I have no idea how many latkes this makes but extra ones store very well in the freezer.  Reheat in a 350° oven, fry or even microwave.  (Nuking makes them less crisp.)


THE DREIDEL


The dreidel is a Jewish variant on the teetotum, a gambling toy found in many European cultures. Each side of the dreidel bears a letter of the Hebrew alphabet: נ‎ (Nun), ג‎ (Gimel), ה‎ (He), ש‎ (Shin), which together form the acronym for "נס גדול היה שם‎" (Nes Gadol Hayah Sham – "a great miracle happened there").

Playing with the dreidel is a traditional Hanukkah game played in Jewish homes all over the world, and rules may vary. Here’s how to play the basic dreidel game:
1. Any number of people can take part.
2. Each player begins the game with an equal number of game pieces (about 10-15) such as pennies, nuts, chocolate chips, raisins, matchsticks, etc.
3. At the beginning of each round, every participant puts one game piece into the center “pot.” In addition, every time the pot is empty or has only one game piece left, every player should put one in the pot.
4. Every time it’s your turn, spin the dreidel once. Depending on the side it lands on, you give or get game pieces from the pot. For those who don’t read Hebrew, some dreidels also feature a transliteration of each letter. If yours doesn’t, use the photo below as a cheat sheet:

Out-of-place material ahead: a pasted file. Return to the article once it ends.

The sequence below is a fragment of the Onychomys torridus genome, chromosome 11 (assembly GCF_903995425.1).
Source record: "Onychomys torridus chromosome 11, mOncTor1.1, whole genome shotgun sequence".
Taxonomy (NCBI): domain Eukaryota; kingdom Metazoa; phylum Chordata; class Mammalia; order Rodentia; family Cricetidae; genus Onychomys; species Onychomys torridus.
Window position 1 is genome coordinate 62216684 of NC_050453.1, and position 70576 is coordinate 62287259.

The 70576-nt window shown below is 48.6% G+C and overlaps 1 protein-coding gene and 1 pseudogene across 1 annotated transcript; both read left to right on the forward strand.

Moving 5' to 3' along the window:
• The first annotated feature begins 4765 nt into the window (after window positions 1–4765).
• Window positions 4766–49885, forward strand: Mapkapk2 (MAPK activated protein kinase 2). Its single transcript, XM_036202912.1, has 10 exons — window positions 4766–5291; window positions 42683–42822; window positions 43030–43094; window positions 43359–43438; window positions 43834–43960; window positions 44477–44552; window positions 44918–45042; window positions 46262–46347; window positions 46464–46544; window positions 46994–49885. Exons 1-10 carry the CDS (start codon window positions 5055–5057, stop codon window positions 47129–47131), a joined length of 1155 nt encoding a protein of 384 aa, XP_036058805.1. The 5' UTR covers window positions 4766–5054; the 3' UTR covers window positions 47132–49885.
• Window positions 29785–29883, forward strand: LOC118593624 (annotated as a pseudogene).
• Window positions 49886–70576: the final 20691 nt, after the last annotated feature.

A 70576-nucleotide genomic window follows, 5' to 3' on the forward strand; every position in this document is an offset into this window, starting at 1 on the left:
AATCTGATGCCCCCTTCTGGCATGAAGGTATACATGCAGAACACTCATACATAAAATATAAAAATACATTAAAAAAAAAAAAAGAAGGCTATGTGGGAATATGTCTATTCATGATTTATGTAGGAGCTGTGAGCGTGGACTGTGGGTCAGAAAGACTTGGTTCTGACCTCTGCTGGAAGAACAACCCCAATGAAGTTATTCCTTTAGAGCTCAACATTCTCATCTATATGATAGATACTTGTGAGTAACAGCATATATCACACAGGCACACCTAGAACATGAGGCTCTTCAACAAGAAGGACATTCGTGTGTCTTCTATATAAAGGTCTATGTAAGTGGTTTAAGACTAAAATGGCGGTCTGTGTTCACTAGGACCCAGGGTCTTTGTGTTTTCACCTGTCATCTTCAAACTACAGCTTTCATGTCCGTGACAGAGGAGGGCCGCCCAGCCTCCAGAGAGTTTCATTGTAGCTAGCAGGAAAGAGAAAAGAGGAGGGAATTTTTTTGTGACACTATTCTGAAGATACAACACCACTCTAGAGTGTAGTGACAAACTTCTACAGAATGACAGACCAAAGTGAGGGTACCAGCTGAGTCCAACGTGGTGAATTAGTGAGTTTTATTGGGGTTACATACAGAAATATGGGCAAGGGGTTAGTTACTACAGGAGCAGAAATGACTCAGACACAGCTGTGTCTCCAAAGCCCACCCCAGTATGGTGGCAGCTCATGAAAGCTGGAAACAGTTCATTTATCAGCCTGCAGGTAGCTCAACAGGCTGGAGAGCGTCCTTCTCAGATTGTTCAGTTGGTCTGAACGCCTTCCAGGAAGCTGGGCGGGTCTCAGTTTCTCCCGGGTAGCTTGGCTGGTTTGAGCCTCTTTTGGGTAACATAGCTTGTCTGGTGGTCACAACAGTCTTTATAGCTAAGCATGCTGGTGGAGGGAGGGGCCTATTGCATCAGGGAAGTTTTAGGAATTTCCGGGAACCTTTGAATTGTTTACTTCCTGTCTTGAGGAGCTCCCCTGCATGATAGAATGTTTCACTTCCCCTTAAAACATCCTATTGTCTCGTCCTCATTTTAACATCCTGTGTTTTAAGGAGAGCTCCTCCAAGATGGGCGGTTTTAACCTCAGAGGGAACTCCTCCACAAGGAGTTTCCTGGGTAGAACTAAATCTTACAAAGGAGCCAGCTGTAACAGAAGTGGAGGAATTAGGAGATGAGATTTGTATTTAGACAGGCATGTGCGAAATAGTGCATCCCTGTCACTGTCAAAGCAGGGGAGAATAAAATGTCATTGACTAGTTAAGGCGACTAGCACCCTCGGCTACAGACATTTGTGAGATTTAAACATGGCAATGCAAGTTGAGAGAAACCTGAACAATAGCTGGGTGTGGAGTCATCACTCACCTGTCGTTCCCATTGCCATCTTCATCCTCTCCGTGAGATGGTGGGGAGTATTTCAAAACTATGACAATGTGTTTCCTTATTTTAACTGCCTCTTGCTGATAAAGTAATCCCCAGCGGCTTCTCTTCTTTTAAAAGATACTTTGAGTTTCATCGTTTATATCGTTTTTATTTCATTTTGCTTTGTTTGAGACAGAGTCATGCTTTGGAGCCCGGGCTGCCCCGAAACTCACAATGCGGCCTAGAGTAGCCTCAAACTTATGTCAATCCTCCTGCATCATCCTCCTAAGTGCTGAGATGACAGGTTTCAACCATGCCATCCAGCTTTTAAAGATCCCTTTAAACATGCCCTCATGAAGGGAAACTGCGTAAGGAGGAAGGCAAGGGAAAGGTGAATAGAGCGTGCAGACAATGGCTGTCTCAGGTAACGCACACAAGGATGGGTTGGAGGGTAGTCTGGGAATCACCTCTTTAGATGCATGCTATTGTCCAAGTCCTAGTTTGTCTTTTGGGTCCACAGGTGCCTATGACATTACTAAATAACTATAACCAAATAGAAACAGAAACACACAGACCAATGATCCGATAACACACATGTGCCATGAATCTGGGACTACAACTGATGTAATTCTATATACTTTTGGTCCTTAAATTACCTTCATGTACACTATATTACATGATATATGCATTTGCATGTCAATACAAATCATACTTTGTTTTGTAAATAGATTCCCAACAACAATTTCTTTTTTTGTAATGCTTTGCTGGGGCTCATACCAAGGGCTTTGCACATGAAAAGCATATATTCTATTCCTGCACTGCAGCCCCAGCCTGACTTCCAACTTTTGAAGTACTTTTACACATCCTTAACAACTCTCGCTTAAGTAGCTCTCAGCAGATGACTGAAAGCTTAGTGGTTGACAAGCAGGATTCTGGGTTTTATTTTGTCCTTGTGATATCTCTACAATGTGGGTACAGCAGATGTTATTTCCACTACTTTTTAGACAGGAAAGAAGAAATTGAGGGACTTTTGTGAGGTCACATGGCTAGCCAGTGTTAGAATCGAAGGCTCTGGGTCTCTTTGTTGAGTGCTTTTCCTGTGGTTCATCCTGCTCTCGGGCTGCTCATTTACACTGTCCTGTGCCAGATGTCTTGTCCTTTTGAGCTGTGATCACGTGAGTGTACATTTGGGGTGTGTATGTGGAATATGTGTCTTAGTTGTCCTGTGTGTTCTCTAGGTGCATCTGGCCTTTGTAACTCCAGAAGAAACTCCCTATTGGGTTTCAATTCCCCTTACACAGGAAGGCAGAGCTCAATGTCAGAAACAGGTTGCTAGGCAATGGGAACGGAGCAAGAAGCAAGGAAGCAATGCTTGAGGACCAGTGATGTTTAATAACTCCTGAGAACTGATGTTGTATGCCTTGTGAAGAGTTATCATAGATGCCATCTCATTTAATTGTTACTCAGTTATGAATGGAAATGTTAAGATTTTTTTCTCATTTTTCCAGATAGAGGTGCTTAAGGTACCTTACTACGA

a) Nun means “nisht” or “nothing.” The player does nothing.
b) Gimel  means “gantz” or “everything.” The player gets everything in the pot.
c) Hey means “halb” or “half.” The player gets half of the pot. (If there is an odd number of pieces in the pot, the player takes half of the total plus one).
d) Shin (outside of Israel) means “shtel” or “put in.” Peh (in Israel) also means “put in.” The player adds a game piece to the pot.

5. If you find that you have no game pieces left, you are either “out” or may ask a fellow player for a “loan.”
6. When one person has won everything, that round of the game is over.










You might be interested in this.






A word of advice; don't give it----fishducky

 






   

21 comments:

  1. No advice is frequently the safest.
    Mmmm latkes.

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  2. Now; what is the translation of Oy Vey? I hear it a lot on the golf course.

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    Replies
    1. Literally, I think it's "Oh, woe". It's commonly used if the phrase, "Oy, vay iz mir" Which translates to "Oh, woe is me"!!

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    2. That explains it, on the golf course I always assumed it meant "Oh Crap!" Not that far off.

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  3. Thanks for the interesting info. I was especially interested in the Dreidel. My niece is a party planner and I saw on Facebook she has added a Dreidel to her cast of characters. He has to do a bunch of spinning. Wonder if he is just use to it like the ice skaters.

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    Replies